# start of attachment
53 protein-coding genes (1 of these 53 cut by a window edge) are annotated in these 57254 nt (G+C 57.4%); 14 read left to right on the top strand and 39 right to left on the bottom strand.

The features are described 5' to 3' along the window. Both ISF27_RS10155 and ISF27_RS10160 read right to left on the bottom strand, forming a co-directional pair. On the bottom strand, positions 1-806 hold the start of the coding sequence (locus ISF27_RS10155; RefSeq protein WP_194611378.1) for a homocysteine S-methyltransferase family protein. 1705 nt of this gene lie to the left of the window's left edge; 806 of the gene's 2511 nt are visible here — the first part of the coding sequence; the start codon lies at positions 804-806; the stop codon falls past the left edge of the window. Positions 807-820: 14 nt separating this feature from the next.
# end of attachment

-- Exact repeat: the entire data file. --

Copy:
53 protein-coding genes (1 of these 53 cut by a window edge) are annotated in these 57254 nt (G+C 57.4%); 14 read left to right on the top strand and 39 right to left on the bottom strand.

The features are described 5' to 3' along the window. Both ISF27_RS10155 and ISF27_RS10160 read right to left on the bottom strand, forming a co-directional pair. On the bottom strand, positions 1-806 hold the start of the coding sequence (locus ISF27_RS10155; RefSeq protein WP_194611378.1) for a homocysteine S-methyltransferase family protein. 1705 nt of this gene lie to the left of the window's left edge; 806 of the gene's 2511 nt are visible here — the first part of the coding sequence; the start codon lies at positions 804-806; the stop codon falls past the left edge of the window. Positions 807-820: 14 nt separating this feature from the next.